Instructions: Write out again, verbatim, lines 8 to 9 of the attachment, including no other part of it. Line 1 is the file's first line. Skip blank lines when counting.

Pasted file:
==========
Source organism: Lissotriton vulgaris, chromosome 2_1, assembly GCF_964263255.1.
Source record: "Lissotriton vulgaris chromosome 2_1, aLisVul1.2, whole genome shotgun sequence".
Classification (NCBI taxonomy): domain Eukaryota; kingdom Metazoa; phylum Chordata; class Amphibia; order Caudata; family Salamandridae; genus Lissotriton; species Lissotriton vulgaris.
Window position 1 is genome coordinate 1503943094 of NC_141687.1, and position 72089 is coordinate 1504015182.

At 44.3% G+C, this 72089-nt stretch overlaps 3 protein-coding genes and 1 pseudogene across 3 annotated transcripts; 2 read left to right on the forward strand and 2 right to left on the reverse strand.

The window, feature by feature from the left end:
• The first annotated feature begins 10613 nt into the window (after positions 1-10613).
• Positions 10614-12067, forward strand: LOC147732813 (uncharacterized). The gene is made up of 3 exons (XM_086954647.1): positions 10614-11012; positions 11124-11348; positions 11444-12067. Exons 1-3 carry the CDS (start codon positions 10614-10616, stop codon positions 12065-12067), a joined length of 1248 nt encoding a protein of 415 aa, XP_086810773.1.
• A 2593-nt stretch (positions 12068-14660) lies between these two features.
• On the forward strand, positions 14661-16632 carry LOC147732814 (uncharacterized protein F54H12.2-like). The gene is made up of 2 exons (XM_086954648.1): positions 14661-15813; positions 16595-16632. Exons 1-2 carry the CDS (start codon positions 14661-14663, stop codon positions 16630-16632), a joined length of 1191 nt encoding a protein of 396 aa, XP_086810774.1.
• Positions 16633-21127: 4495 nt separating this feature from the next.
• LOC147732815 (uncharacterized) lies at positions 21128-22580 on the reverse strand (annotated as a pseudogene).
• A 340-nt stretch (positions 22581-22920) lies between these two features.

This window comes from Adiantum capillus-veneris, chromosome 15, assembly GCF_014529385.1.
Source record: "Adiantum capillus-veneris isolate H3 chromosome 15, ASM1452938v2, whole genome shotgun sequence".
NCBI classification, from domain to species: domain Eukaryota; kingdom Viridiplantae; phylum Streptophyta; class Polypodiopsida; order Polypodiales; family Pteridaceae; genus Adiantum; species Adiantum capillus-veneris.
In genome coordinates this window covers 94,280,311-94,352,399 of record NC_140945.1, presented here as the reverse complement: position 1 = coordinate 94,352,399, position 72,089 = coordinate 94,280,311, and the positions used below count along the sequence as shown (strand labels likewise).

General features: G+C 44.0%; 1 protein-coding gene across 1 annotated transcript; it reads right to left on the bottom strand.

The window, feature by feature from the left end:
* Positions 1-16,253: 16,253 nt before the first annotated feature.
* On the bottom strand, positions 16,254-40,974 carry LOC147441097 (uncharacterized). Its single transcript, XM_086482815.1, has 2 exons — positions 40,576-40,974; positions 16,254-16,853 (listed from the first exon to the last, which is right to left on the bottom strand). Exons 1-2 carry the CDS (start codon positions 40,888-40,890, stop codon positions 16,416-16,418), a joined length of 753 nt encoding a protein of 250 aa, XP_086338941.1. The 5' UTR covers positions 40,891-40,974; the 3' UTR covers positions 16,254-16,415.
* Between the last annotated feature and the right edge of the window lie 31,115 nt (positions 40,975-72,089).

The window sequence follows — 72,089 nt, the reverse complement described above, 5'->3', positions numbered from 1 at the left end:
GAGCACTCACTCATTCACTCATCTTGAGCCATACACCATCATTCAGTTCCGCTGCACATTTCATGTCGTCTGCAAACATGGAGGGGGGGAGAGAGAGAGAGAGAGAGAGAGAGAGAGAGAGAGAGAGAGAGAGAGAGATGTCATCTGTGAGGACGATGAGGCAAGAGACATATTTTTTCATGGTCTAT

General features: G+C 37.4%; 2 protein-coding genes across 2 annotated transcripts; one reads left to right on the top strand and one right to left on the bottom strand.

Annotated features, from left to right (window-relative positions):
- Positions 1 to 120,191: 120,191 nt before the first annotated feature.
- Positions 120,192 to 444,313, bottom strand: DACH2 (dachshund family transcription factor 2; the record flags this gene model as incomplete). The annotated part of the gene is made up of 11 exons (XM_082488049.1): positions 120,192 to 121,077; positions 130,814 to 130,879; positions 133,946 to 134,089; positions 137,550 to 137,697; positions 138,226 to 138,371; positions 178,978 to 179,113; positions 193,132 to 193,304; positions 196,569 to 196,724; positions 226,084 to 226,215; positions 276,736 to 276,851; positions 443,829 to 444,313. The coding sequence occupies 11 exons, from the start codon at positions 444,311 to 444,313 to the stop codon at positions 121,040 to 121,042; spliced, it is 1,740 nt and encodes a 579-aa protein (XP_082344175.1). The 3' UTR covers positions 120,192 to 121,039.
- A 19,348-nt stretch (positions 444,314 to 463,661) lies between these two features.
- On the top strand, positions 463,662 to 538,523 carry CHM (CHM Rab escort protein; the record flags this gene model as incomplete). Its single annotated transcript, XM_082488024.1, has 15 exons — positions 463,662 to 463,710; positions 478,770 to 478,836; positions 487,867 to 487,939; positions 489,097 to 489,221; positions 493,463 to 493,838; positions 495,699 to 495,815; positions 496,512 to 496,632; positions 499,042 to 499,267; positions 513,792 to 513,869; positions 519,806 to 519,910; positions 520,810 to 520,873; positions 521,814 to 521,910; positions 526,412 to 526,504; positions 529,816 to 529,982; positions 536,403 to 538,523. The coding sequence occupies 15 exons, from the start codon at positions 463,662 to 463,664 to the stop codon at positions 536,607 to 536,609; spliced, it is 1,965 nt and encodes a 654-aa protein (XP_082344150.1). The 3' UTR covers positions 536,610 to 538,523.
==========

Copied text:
• Positions 10614-12067, forward strand: LOC147732813 (uncharacterized). The gene is made up of 3 exons (XM_086954647.1): positions 10614-11012; positions 11124-11348; positions 11444-12067. Exons 1-3 carry the CDS (start codon positions 10614-10616, stop codon positions 12065-12067), a joined length of 1248 nt encoding a protein of 415 aa, XP_086810773.1.
• A 2593-nt stretch (positions 12068-14660) lies between these two features.